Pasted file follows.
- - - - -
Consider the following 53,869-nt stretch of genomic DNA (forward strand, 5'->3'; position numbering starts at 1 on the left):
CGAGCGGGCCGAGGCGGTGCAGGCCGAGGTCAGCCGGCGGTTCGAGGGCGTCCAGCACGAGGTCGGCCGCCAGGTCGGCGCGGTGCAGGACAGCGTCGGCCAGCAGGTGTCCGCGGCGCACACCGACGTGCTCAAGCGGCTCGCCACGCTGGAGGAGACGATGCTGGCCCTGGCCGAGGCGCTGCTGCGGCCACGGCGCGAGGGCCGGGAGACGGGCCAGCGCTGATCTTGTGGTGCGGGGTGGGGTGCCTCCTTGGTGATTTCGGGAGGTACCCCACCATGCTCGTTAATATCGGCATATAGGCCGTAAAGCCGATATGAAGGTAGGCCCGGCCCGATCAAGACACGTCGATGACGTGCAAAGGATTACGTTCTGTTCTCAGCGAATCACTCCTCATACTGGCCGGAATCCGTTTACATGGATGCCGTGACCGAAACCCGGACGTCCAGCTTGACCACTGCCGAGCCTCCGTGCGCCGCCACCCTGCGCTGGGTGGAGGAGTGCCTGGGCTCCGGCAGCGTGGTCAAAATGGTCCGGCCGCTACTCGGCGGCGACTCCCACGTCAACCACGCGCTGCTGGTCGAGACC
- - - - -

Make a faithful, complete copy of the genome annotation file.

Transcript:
Consider the following 53,869-nt stretch of genomic DNA (forward strand, 5'->3'; position numbering starts at 1 on the left):
CGAGCGGGCCGAGGCGGTGCAGGCCGAGGTCAGCCGGCGGTTCGAGGGCGTCCAGCACGAGGTCGGCCGCCAGGTCGGCGCGGTGCAGGACAGCGTCGGCCAGCAGGTGTCCGCGGCGCACACCGACGTGCTCAAGCGGCTCGCCACGCTGGAGGAGACGATGCTGGCCCTGGCCGAGGCGCTGCTGCGGCCACGGCGCGAGGGCCGGGAGACGGGCCAGCGCTGATCTTGTGGTGCGGGGTGGGGTGCCTCCTTGGTGATTTCGGGAGGTACCCCACCATGCTCGTTAATATCGGCATATAGGCCGTAAAGCCGATATGAAGGTAGGCCCGGCCCGATCAAGACACGTCGATGACGTGCAAAGGATTACGTTCTGTTCTCAGCGAATCACTCCTCATACTGGCCGGAATCCGTTTACATGGATGCCGTGACCGAAACCCGGACGTCCAGCTTGACCACTGCCGAGCCTCCGTGCGCCGCCACCCTGCGCTGGGTGGAGGAGTGCCTGGGCTCCGGCAGCGTGGTCAAAATGGTCCGGCCGCTACTCGGCGGCGACTCCCACGTCAACCACGCGCTGCTGGTCGAGACC